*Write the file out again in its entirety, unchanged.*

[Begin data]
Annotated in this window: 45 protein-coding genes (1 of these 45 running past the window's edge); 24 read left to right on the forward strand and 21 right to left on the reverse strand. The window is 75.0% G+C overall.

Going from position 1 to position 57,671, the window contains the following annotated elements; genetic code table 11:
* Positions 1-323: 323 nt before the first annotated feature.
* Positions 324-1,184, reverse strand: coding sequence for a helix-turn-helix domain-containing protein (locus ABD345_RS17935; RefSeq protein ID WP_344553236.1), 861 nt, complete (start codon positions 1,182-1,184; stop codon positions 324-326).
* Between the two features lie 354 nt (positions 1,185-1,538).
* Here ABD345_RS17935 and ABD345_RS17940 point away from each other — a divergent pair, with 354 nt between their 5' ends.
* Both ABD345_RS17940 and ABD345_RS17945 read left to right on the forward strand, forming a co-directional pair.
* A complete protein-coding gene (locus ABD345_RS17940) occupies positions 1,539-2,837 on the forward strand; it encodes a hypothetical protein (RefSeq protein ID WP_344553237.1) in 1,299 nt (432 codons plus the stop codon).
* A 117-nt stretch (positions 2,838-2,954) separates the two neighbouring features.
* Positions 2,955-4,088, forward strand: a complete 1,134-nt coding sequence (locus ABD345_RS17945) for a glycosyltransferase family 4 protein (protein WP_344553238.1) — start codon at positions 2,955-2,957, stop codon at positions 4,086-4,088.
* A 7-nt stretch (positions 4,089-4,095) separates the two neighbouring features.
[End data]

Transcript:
Annotated in this window: 45 protein-coding genes (1 of these 45 running past the window's edge); 24 read left to right on the forward strand and 21 right to left on the reverse strand. The window is 75.0% G+C overall.

Going from position 1 to position 57,671, the window contains the following annotated elements; genetic code table 11:
* Positions 1-323: 323 nt before the first annotated feature.
* Positions 324-1,184, reverse strand: coding sequence for a helix-turn-helix domain-containing protein (locus ABD345_RS17935; RefSeq protein ID WP_344553236.1), 861 nt, complete (start codon positions 1,182-1,184; stop codon positions 324-326).
* Between the two features lie 354 nt (positions 1,185-1,538).
* Here ABD345_RS17935 and ABD345_RS17940 point away from each other — a divergent pair, with 354 nt between their 5' ends.
* Both ABD345_RS17940 and ABD345_RS17945 read left to right on the forward strand, forming a co-directional pair.
* A complete protein-coding gene (locus ABD345_RS17940) occupies positions 1,539-2,837 on the forward strand; it encodes a hypothetical protein (RefSeq protein ID WP_344553237.1) in 1,299 nt (432 codons plus the stop codon).
* A 117-nt stretch (positions 2,838-2,954) separates the two neighbouring features.
* Positions 2,955-4,088, forward strand: a complete 1,134-nt coding sequence (locus ABD345_RS17945) for a glycosyltransferase family 4 protein (protein WP_344553238.1) — start codon at positions 2,955-2,957, stop codon at positions 4,086-4,088.
* A 7-nt stretch (positions 4,089-4,095) separates the two neighbouring features.